The season after almost saw an overdue victory. The Stan Collymore goal, and his controversial celebration in front of the Leeds fans. We held on until the 80th minute, before Mark Viduka equalised. At least it wasn’t another defeat, but it should have been more. And then, at the end of that 2000/01 season, luck was not needed on the part of the Whites. Leeds United 6 Bradford City 1. Utter nightmare. That evening, my phone did not stop as seemingly every Leeds fan I knew – and many other football fans who knew just what this meant to me – revelled in the pain. I can’t blame them at all. Back then, I’d have done the same.

At the point of the 6-1 humiliation, City had already been relegated from the Premier League whilst Leeds United were in the semi finals of the Champions League. We were poles apart, and the gap was widening further and further. We were going back to the Football League, Leeds were on the road to European glory. My hatred had probably reached its peak.

Yet it all changed. And if, on that May 2001 evening, where I grew so fed up of the abusive text messages that I turned my mobile off, someone from the future had travelled back to tell me just what was going to happen next, I would have thought they were mixing up reality with my darkest fantasies.

That O’Leary would be harshly sacked. That Risdale would be exposed as running up unpayable debts. That he would leave under a cloud and the infamous “We lived the dream” press conference. That all the best players would be sold off one-by-one. That they would be relegated from the Premier League under the management of club legend Eddie Gray. That Alan Smith would be carried off the pitch a hero in his final appearance, only to quickly join their arch-rivals Manchester United. That after much financial upheaval, they would be lumbered with Ken Bates as chairman. That Dennis Wise would take over as manager and get them relegated to League One. That they’d be docked 15 points. That even when they eventually got promoted, they have done little but sit in Championship mid-table year-on-year since. That they’d get lousy owner after lousy owner. That they’d become Norwich City’s feeder club.

If someone had promised me all that back then, I’d have rubbed my hands in glee although in the back of mind would have felt that this was too much, even for me. And here’s the kicker: having watched, from a distance, Leeds endure all of these horrible developments and more, that hatred I once felt had all but seeped away from me. The truth is that, right now, I don’t care for, but most of all don’t care about, Leeds. That’s as far as I go.

I no longer follow their results anymore than I do of other Championship teams. I no longer cheer loudly if I have heard they lost. I no longer hate whoever is their manager. I no longer know anything about their players. I no longer wish bad things would happen to them. When I meet my Leeds-supporting friends I enjoy chatting about football with them, just as I enjoy chatting with Liverpool and Nottingham Forest and Newcastle United and York City and Burnley and Blackburn Rovers supporters. Perhaps it’s a growing older thing.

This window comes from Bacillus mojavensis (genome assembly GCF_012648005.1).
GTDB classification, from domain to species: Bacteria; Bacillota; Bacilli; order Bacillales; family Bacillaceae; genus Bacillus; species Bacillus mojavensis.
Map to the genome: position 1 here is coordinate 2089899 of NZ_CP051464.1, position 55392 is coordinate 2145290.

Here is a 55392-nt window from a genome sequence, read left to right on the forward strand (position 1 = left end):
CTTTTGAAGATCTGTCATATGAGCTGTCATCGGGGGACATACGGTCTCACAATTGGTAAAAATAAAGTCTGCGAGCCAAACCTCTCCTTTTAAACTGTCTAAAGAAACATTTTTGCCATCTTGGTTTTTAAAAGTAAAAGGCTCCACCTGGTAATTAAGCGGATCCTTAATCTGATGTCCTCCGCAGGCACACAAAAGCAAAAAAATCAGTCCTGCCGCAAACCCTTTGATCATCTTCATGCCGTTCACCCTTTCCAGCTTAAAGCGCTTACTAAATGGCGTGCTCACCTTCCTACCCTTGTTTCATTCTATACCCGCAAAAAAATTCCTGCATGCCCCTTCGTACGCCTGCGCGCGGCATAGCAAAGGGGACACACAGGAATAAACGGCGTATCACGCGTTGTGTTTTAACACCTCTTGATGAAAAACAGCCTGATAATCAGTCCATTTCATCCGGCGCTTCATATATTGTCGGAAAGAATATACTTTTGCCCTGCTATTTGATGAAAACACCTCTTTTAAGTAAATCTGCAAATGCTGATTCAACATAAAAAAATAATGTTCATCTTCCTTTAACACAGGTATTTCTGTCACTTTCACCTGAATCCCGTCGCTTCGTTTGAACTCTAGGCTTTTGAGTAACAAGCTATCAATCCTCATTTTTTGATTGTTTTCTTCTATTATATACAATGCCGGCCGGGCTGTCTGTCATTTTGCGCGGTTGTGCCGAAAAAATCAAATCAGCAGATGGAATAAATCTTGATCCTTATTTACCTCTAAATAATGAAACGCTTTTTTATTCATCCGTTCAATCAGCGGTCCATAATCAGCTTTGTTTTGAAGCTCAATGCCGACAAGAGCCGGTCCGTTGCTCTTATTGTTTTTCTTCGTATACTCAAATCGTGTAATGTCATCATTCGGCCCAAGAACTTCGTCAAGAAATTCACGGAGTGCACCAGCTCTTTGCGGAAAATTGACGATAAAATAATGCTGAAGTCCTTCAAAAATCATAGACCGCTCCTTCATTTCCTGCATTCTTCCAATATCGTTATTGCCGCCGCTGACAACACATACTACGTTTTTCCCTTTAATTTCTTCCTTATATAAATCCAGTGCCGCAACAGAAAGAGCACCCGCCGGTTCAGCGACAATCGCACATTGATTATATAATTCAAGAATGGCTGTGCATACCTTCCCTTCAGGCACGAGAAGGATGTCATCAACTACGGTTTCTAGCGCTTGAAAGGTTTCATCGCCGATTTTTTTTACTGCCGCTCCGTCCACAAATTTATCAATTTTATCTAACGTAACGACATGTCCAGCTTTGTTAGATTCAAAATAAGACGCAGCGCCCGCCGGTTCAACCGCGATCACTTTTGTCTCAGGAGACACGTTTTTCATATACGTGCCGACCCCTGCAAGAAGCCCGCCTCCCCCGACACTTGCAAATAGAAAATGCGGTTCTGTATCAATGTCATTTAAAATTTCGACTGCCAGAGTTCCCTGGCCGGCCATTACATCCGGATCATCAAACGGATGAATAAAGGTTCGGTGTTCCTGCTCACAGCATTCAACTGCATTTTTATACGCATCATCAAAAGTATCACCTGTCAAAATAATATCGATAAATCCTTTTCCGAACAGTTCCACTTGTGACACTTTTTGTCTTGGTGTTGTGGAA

The simple fact is that the current Leeds United is not the evil, nasty outfit that I hated 15 or so years ago – and they probably never will be. They remain a huge club for sure, and will no doubt climb back into the Premier League eventually. But even when they do, they will not be amongst the top teams in the country. They won’t have ambitions beyond surviving as a Premier League outfit. Even if they finally get a sensible owner, the kind of investment needed to get back to where they were makes its highly improbable they will ever do a Chelsea or Man City. They are a shadow of what they used to be, and as time has gone on have become a different football club.

One that has too many similarities with ourselves. Laughing at the demise of Leeds United Football Club can only be undertaken by avoiding a mirror. All those miserable developments that have upset Leeds’ followers have more or less happened to Bradford City too, only we have sunk lower. For however bad things have been at Elland Road, we were always worse off. Their two relegation seasons occurred in the sames seasons that we dropped a division too. In April 2007, both clubs were even relegated on the same day. So yeah, let’s all laugh at Leeds United. But only for a brief second. To laugh anymore would be to lose all self-awareness.

The uncomfortable truth is that the two clubs have too much in common. No one knows better how the other feels, because we’ve both endured such similar things.

And the hatred has clearly faded around Valley Parade. Not completely of course, there remains a dislike for Leeds United amongst City supporters for sure; but up until this cup draw was made it had become a rarity to hear an anti-Leeds chant during a match, especially at home. The person in charge of the scoreboard rarely puts the Leeds result up for us to laugh about. Last season, we sung about how we don’t care about Huddersfield and Leeds. It might be stretching the truth a little, but it really is a sign of progress. Hate Leeds? Maybe a little. But the obsession with hating Leeds had gone. When I was a young teenager first discovering Bradford City, the overwhelming sense of needing to hate Leeds consumed me and every City supporter of my age. I seriously doubt that teenage supporters today will have had sufficient cause to take on board such anti-Leeds feelings to the same level. If anything, they will hate Huddersfield Town and Rotherham United more.